J. Lesley Fitton, Keith Branigan, C. D. Fortenberry, Philip Betancourt, Lyvia Morgan, D. Evely, Margaret A. V. Gill, Reynold Higgins, P. M. Warren and Susan Sherratt

Civilization that flourished during the Greek Bronze Age (c. 3500/3000–c. 1050 bc) on the Aegean island of Crete. The term was coined by Arthur Evans and derived from Minos, legendary king of Knossos. The rediscovery of the Cretan Bronze Age civilization was pioneered by Evans’s excavations of the great Minoan palace at Knossos beginning in the year 1900 (see fig.). Although chance finds had been made before, these excavations were the first that systematically recovered remains from the Minoan past. Others soon followed, revealing three further palaces at Phaistos, Mallia and Kato Zakros, as well as towns, country houses and sanctuaries throughout the island (see fig.). The chronological system devised by Evans remains in use, with modifications (see §I, 4 below). There was much cross-fertilization between the Minoan civilization and the Bronze Age cultures of mainland Greece (see Helladic) and the ...

Article

Pseira  

Philip Betancourt

Minoan town on an island of the same name off the north-east coast of Crete, in the Gulf of Mirabello; it was first excavated by Richard Seager in 1906–7. A Minoan settlement was already established there by the Early Minoan (em) period; it expanded during the Middle Minoan (mm) period, reaching its largest size in Late Minoan (lm) i, at the end of which period it was destroyed by fire. (For discussion of the absolute dates associated with Minoan chronological periods see Minoan §I 4.) A small Byzantine monastery occupied the island from the 6th to the 9th centuries ad.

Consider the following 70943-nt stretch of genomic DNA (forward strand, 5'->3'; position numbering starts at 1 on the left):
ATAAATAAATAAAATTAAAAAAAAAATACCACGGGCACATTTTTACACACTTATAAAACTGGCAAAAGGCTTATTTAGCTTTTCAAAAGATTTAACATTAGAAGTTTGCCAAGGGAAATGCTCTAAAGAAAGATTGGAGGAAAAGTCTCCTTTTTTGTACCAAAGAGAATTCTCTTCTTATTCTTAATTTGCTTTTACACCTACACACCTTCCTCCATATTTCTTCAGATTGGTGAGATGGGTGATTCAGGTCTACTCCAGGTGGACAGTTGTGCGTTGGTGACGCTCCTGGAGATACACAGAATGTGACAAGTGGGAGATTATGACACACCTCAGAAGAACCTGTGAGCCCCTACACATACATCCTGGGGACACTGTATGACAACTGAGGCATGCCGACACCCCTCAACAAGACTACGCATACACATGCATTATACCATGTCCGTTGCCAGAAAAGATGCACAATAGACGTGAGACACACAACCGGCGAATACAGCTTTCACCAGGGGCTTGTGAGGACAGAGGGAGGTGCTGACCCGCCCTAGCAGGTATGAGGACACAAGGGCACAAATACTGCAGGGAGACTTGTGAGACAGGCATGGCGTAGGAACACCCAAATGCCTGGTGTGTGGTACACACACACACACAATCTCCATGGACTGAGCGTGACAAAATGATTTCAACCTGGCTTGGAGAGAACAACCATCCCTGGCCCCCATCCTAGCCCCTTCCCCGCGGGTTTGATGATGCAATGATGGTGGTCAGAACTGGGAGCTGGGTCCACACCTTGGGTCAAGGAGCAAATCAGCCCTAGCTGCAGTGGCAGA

The buildings on Pseira were of local stone. Paved lanes and tall staircases divided the town into blocks of houses that followed the topography. Some houses were large and massively built, occupying several terraces on the slope of the hill, while others were more compact; most were two storeys high. One of the finest, the Building of the Pillar Partitions, had an inner court and an L-shaped wall of alternating pillars and doorways, so that the entire wall could be closed off or opened to admit a maximum of light and air to an area with a sunken bathtub. In Pseira’s shrine was a fine relief fresco (...

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J. Lesley Fitton

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D. Evely

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D. Evely

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Margaret A. V. Gill

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P. M. Warren

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D. Evely